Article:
This plotlessness didn’t really detract from my enjoyment of the back.  In fact, I liked ‘Barchester Towers‘ a lot more than I liked ‘The Warden‘.  The first was a very earnest book about goodness and conscience; the second is a book about manners, and wickeder entirely.  ‘Barchester Towers’ is the funnier of the two, by far, and has the superior cast of characters.

Which is not to say that it lacks sweetness.  While ‘The Chronicles of Barsetshire’ are satires, they are very gentle, and they are, after all, about a group of English clerics endeavoring to do their best.  And Trollope himself is prone to small moral excursuses which, in my opinion, are humane and charming:

‘How much kinder is God to us than we are willing to be to ourselves!  At the loss of every dear face, at the last going of every well beloved one, we all doom ourselves to an eternity of sorrow, and look to waste ourselves away in an ever-running fountain of tears.  How seldom does such grief endure! how blessed is the goodness which forbids it to do so! ‘Let me ever remember my living friends, but forget them as soon as dead,’ was the prayer of a wise man who understood the mercy of God.  Few perhaps would have the courage to express such a wish, and yet to do so would only be to ask for that release from sorrow, which a kind Creator almost always extends to us.’ (p. 25)

BarsetshireThere are six Chronicles; I am now through one third by volumes (though, like all good series, each volume is longer than the previous, and some of the later volumes are pretty honking big).  I really did likeThe Warden‘, but ‘Barchester Towers‘ has drawn me all the way in, won me over completely.  I’m enjoying my time in Barsetshire; I’m ready to go back.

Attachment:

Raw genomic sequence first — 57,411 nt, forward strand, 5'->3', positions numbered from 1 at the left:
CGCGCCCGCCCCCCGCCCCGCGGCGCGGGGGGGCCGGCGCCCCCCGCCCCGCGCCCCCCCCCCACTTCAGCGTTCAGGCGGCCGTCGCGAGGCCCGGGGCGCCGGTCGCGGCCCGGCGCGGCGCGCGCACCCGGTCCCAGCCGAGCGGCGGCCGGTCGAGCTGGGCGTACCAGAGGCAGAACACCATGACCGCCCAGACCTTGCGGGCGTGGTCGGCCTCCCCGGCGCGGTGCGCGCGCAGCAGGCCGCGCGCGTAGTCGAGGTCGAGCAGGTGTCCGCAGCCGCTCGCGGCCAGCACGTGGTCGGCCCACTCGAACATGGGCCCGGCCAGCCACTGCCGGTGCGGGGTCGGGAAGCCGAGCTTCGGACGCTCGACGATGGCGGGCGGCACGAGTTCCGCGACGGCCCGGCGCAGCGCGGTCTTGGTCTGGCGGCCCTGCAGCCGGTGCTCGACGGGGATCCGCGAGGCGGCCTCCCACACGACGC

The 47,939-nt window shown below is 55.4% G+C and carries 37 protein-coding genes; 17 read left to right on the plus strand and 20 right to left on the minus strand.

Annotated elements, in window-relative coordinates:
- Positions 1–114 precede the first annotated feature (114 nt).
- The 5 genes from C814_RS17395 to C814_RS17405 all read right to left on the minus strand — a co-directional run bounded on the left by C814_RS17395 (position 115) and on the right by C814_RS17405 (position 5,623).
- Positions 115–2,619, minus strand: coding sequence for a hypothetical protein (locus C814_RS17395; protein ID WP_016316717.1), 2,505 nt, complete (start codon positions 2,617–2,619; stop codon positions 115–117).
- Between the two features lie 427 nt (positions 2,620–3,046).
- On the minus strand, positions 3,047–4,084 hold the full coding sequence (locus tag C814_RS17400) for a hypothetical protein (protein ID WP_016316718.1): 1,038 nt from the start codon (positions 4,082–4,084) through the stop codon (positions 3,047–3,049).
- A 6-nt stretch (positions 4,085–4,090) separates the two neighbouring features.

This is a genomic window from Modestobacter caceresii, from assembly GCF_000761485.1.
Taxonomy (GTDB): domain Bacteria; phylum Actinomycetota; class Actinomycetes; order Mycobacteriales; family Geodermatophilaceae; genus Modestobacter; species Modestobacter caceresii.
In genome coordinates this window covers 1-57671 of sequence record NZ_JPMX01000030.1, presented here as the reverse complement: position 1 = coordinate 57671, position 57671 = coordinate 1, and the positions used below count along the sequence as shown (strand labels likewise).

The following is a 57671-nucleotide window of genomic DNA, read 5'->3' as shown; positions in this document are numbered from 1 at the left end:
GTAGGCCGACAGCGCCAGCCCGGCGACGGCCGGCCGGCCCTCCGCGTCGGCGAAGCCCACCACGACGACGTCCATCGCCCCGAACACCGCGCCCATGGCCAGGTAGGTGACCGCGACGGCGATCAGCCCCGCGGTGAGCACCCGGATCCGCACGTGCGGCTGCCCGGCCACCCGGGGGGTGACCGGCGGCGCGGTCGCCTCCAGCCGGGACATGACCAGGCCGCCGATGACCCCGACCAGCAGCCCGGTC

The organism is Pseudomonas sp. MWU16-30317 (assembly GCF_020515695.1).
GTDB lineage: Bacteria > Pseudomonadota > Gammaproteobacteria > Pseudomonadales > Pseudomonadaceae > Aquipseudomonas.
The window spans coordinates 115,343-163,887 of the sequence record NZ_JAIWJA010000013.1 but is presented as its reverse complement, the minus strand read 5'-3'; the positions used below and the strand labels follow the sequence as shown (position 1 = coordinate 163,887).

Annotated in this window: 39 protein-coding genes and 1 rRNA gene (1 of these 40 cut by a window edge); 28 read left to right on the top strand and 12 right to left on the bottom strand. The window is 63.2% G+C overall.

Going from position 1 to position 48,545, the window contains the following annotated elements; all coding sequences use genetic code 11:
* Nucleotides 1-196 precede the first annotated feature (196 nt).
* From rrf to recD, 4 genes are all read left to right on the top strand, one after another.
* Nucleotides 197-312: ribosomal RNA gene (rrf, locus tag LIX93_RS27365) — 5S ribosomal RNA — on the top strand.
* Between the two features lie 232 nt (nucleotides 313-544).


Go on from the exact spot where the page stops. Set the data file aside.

Seveneves

By Neal Stephenson

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It’s been a long time since a book has upset me this much.

I mean that as a compliment.  Novels elicit a very few, predictable emotional states from me: intellectual appreciation, amusement, the fun of learning something new, and sometimes, when they are really excellent novels, anger or sadness at the unfairness of the world, the cruelty of people.

But it is rare that a novel makes me feel the way ‘Seveneves‘ has: dreadful, afraid, oppressed, a little grief-stricken, and, I think, even rarer that the novel should be End-of-the-World science fiction, a genre which normally moves me little*.  Most apocalypse scenarios are far-fetched MacGuffins; they have very little emotional resonance in of themselves, at least for me.  You are meant to care about the characters – the apocalypse is there only to put them in extremis.

SevenEvesBut ‘Seveneves‘ is different.  The premise of this novel is that, one day, one normal day, in our world in our reality, a rapidly moving cosmic event, perhaps a small black hole, causes the moon to shatter into seven large pieces.  The pieces have the same center of gravity as the intact moon, and so remain in orbit around the Earth.  As they begin to collide with one another and fragment, astrophysicists figure out that their collision and fragmentation rate will accelerate.  Eventually, the pieces will begin to fall to Earth in an ‘Hard Rain’; they will super-heat the atmosphere, setting it alight, killing all life on Earth and boiling the oceans.  At the time of the initial event, the Hard Rain will begin in approximately two years.

Seveneves‘ is the story of humanity’s preparation for the Hard Rain, its desperate attempts to put as many people on the International Space Station as possible, and the sequelae, in space, of the extinction of life on earth.

Stephenson
Neal Stephenson

I’ve been trying to figure out why ‘Seveneves‘ is so effective.  It isn’t because it’s perfect.  Neal Stephenson has great strengths as a writer, and some weaknesses, most of which are on display here.